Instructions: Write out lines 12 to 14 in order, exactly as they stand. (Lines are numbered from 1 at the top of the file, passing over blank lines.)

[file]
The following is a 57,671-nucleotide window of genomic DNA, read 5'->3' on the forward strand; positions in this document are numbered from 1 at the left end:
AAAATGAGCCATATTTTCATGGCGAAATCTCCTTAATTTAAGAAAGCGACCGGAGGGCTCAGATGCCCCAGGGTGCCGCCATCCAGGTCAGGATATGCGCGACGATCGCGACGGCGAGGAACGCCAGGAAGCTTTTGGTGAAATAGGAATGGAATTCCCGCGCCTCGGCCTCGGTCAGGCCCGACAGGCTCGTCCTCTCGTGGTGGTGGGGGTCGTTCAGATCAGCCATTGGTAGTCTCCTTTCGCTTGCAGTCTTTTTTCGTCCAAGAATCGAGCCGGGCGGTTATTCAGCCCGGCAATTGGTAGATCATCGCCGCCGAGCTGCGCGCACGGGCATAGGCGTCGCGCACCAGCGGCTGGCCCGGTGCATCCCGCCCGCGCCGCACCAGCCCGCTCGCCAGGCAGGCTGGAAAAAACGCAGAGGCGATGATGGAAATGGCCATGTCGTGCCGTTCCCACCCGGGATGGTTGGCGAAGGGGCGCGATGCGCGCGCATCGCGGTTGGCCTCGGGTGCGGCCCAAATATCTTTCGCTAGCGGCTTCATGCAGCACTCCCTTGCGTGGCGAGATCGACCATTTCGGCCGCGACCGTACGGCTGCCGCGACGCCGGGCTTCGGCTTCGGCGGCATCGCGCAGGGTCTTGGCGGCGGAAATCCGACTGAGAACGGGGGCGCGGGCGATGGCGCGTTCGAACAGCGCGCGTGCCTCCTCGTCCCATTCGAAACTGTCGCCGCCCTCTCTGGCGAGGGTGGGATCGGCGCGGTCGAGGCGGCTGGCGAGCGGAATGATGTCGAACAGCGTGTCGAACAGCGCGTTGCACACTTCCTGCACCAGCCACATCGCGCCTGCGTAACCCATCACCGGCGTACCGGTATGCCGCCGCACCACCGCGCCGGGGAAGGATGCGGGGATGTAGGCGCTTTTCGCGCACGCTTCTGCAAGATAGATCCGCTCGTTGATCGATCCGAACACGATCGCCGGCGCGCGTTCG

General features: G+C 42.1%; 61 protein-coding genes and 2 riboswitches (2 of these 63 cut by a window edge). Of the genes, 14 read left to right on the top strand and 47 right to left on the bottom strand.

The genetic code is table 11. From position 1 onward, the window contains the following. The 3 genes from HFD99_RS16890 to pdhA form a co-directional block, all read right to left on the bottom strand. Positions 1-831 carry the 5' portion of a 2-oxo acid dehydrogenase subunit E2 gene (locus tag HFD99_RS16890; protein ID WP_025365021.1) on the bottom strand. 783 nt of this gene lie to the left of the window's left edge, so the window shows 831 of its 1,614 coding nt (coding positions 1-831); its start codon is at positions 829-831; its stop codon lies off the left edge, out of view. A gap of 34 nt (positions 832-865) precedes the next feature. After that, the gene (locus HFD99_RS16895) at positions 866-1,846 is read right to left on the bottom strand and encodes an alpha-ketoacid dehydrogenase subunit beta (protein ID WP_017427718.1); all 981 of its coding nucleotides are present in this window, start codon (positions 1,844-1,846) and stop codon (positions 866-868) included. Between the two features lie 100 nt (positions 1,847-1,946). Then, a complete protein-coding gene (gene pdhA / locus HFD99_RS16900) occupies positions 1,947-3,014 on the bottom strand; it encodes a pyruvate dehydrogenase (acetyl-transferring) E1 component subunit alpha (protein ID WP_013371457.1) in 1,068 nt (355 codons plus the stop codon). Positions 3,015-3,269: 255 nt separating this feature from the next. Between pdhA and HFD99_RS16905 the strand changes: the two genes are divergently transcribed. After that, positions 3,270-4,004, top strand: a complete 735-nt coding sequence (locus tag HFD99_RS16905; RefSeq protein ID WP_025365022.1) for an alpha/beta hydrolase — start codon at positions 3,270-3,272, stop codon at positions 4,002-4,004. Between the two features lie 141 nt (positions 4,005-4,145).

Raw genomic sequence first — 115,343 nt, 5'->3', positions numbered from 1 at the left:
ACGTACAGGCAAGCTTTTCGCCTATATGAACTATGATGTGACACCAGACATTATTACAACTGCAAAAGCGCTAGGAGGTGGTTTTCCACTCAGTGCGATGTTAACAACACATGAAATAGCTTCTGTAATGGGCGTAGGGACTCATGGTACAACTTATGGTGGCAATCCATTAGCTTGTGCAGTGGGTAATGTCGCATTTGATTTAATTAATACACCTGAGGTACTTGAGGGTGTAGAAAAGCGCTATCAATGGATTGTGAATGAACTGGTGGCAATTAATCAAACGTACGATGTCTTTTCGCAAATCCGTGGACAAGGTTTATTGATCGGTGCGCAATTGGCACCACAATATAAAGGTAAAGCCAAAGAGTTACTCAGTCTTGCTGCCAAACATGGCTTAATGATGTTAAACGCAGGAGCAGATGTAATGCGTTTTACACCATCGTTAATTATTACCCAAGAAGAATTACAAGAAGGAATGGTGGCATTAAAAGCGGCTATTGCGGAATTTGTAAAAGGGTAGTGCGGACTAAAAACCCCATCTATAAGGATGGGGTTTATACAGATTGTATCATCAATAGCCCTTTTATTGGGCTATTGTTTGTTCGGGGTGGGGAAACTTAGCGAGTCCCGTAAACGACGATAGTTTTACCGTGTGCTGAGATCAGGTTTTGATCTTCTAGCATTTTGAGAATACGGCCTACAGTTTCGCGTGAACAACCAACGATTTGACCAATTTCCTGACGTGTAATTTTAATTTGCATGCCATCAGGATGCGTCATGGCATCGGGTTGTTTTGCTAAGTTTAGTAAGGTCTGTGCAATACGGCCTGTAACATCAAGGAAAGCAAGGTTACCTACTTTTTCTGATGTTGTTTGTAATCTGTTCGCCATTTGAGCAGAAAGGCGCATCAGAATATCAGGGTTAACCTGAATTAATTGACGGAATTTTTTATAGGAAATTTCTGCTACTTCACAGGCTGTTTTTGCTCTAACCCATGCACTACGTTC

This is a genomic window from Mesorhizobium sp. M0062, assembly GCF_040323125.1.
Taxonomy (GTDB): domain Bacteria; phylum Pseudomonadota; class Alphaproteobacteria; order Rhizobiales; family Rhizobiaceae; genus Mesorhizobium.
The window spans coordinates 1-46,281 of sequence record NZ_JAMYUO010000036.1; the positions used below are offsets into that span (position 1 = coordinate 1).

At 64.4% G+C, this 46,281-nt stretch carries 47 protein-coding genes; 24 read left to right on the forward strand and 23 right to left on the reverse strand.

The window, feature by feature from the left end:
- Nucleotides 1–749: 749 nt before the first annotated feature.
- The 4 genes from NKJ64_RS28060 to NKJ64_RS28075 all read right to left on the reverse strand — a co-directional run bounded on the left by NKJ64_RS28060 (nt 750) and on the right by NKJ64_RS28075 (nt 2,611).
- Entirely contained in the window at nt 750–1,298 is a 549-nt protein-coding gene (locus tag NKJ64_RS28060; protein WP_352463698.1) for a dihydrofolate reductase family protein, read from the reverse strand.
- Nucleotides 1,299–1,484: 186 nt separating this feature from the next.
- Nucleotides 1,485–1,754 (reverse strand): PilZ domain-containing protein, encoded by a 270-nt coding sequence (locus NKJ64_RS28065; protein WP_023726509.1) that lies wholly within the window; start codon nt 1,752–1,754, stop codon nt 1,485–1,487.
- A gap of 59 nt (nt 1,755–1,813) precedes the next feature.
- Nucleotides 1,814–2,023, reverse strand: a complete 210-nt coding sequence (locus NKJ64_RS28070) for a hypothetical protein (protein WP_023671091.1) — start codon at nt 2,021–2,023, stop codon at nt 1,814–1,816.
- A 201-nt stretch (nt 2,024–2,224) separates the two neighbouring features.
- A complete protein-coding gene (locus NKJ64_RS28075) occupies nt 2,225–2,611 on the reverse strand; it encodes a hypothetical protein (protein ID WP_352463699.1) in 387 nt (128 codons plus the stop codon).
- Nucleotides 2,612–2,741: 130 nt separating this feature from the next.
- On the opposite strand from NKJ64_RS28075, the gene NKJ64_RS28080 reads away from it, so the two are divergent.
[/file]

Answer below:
- Nucleotides 1–749: 749 nt before the first annotated feature.
- The 4 genes from NKJ64_RS28060 to NKJ64_RS28075 all read right to left on the reverse strand — a co-directional run bounded on the left by NKJ64_RS28060 (nt 750) and on the right by NKJ64_RS28075 (nt 2,611).
- Entirely contained in the window at nt 750–1,298 is a 549-nt protein-coding gene (locus tag NKJ64_RS28060; protein WP_352463698.1) for a dihydrofolate reductase family protein, read from the reverse strand.